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Introducing Bonaire

Bonaire’s worldwide appeal to divers is its amazing reef-lined coast, all of which is a national park. But while no diving (or snorkeling) initiate will be disappointed, Bonaire also has much to offer above the surface, including world-class windsurfing. Although the beaches are mostly slivers of rocky sand, several take on a pink hue from ground coral washed ashore. Also in the pink are the flamingos found throughout the salt flats and mangroves of the south.

Bonaire has a real community feel: your innkeeper may be your divemaster by day or your waiter at a friend’s restaurant at night.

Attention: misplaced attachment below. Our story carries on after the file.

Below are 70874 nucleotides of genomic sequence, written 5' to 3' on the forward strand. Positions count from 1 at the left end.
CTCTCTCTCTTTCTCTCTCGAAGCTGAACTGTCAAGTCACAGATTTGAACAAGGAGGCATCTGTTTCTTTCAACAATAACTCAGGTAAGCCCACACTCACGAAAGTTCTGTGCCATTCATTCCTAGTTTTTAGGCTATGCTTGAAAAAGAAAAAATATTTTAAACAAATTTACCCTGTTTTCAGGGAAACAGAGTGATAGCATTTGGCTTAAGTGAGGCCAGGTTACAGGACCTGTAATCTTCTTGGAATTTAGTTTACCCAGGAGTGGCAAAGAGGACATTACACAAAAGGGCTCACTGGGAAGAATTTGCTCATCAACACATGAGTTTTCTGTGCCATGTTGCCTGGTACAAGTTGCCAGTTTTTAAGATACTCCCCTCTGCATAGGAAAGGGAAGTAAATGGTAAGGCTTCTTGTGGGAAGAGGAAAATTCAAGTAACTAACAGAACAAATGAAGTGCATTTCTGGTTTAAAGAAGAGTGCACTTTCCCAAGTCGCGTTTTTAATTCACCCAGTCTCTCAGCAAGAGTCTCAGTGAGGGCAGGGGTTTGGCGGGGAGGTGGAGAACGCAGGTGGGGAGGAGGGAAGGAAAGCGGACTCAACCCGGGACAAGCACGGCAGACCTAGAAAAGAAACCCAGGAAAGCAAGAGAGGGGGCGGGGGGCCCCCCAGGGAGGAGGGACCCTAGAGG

Much of the infrastructure on the island supports diving: where else can you find a hotel with a drive-through air-tank refilling station? However, there are some good restaurants, and the main town of Kralendijk has a modest but enjoyable nightlife. If you’re not a diver – or an avid reader – you may not find much to fill a week on Bonaire, but a few days will pass delightfully. And just in case you forget why most people come, check out the license plate of the car in front of you, it says: ‘Diver’s Paradise.’